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13 Grandmother Moons

Thirteen Grandmother Moons ... All over the world, cultures and communities have mapped the moon cycle, which happens 13 times per year, in cycles of 28 days.




The image above represents the 13 Moons of the Oneida Nation. Each Tribe has their own traditions when it comes to the 13 Grandmother Moons. I have decided to share with you the Oneida Nation moon cycle to tie it in with our Winter Solstice Storytelling event that was held on December 21, 2022.


We brought Randy Cornelius, an Oneida elder, in to share Tsiʔniyukwalihó·tʌ (our ways) with our native and non native community living within the Fox Valley Area. He spoke about the Midwinter Ceremonies. The Midwinter Moon represents a time when the Onʌyoteʔa·ka (People of the Standing Stone) renew themselves for a new year.


The Oneida people are part of the Iroquois Confederacy or what is also known as the Haudenosaunee (People of the Longhouse). The Haudenosaunee based their ceremonies on the Thirteen Grandmother Moons. This is based on the observation of agriculture, the moon, and the cycles of the season.


Each ceremony includes an opening and closing prayer followed by dances and songs. Often various special stories of the Haudenosaunee are shared to continue traditional teachings.


The ceremonies are:

  • Tshatekˀshélha (Midwinter) – This is a time of renewing our responsibilities for the coming year. Five Days after the New Moon in January and it lasts for approximately five to eight days.

  • Wáhtaˀ kayuˀkwaʌtho (Maple Tree Tobacco Burning) – This ceremony is held after the first thunder, which wakes up the trees. A day is set aside to give thanks. The Haudenosaunee celebrate the second week in February and it lasts one day.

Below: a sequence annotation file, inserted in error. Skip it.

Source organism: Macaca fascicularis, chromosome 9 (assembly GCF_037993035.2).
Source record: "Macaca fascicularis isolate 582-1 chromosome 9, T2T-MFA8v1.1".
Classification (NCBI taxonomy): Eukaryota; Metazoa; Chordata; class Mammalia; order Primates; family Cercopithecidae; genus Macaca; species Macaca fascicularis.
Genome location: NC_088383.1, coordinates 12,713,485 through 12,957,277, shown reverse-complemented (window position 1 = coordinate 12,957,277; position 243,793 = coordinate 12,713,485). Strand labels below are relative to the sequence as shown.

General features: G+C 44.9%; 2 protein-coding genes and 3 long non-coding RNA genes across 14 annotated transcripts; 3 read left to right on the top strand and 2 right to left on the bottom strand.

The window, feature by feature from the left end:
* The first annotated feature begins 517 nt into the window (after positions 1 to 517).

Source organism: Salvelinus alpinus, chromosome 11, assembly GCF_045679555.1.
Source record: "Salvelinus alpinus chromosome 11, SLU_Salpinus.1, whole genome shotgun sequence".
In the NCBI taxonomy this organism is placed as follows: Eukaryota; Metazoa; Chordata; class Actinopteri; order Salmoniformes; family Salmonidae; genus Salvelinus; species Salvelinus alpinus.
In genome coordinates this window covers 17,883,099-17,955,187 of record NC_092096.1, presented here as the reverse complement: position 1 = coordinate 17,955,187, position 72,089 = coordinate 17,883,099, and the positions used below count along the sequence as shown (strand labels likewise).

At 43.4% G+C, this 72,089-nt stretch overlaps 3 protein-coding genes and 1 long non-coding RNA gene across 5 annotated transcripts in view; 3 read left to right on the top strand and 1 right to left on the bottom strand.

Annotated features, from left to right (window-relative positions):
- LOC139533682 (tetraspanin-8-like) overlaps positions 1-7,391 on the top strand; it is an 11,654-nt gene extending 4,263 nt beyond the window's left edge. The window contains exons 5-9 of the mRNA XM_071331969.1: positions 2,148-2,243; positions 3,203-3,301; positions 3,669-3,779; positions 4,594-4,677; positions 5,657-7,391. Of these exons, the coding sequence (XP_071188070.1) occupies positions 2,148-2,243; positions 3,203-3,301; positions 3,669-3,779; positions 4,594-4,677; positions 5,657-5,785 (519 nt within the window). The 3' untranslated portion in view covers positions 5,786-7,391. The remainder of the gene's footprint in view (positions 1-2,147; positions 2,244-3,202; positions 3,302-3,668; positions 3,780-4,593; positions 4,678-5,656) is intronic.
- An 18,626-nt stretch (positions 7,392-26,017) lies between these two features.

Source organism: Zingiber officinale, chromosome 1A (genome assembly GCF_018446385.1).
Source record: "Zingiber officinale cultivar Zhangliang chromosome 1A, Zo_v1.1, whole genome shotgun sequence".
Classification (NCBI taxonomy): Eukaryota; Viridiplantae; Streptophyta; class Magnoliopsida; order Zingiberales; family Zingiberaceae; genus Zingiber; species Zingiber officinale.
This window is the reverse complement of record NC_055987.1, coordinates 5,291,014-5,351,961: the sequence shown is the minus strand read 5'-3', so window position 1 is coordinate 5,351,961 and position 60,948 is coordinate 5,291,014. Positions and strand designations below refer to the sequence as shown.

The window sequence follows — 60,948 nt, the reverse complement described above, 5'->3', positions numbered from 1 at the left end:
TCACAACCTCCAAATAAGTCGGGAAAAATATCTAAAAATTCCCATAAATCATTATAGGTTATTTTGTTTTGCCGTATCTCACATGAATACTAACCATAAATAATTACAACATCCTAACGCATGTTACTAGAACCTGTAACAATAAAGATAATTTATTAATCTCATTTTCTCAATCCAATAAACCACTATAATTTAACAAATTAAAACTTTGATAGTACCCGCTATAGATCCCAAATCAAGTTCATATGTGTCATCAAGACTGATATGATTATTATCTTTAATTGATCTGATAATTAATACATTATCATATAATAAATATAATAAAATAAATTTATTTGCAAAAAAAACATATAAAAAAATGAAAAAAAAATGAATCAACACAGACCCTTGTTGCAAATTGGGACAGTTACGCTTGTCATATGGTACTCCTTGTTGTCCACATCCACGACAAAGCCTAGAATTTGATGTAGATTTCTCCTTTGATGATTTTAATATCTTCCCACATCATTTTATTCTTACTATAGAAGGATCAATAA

• Otsyiˀkhé·ta Twanehela·tú (Maple Tree Thanksgiving Closing) - to end the maple tapping season and to give thanks for the harvesting of the maple sap.

  • Wahsá·sé (Thunder Dance) – This ceremony celebrates the return of Yothihsótha (Our Grandfathers) Latihsakayu∙téhseˀ (the thunderers), who bring the rains to replenish the water. First week in April to welcome back the thunderers.

  • Shukwahtsíha Tʌyethinuhwela·tú· (Sun Dance) – The Sun Dance Ceremony is a thanksgiving to Shukwahtsíha (he is our Elder Brother), Kwʌtekékha (Daytime), and Wehníétaleˀ (Light Giver). Beginning of May to give thanks to the sun.

  • Thuwi·sáhs (Moon Dance) – The Moon Dance Ceremony is a thanksgiving honoring Yukhihsótha (our grandmother), Kwaˀahsuteˀkékhaˀ (night time), and Wehní∙taleˀ (light giver). Second week of May to give thanks to the moon in the morning and evening respectively.

  • Twanʌ́hʌyʌˀ (Seed Dance) – The Seed Dance Ceremony is an honoring of all plant life. It is done prior to planting in the spring. Middle of May and lasts 1 day

  • Twahyahnekílha (Strawberry Thanksgiving) – This ceremony has to do with giving thanks, honoring and acknowledging the wild strawberry as well as all other berries. Kaˀniyohutésha (the wild strawberry) is the first fruit to ripen. Middle of May and lasts 1 day.

  • Oyhóhtseh (Green bean) – This ceremony is to honor the beans. First week in August and lasts 1 day.

  • Onʌ́staseˀ (Green Corn) – This ceremony celebrates the fact that the corn has once again provided us with its life sustaining spirit. Middle of August.

  • Twakhwaló·loks (Harvest Thanksgiving) – It is done to give thanks to everything that has provided us with a bountiful harvest and growing season. Middle of October and lasts four days.

  • Atelaˀkhúslaˀ (Community Death Feast) - This ceremony occurs twice a year once in the Spring and once in the Fall. This ceremony has to do with our ancestors that have passed on.

  • Twanuhsohaléhteˀ (Medicine Masks Community Cleansing) - This ceremony occurs twice a year once in the Spring and once in the Fall. Its purpose is to cleanse the community of any bad influence.

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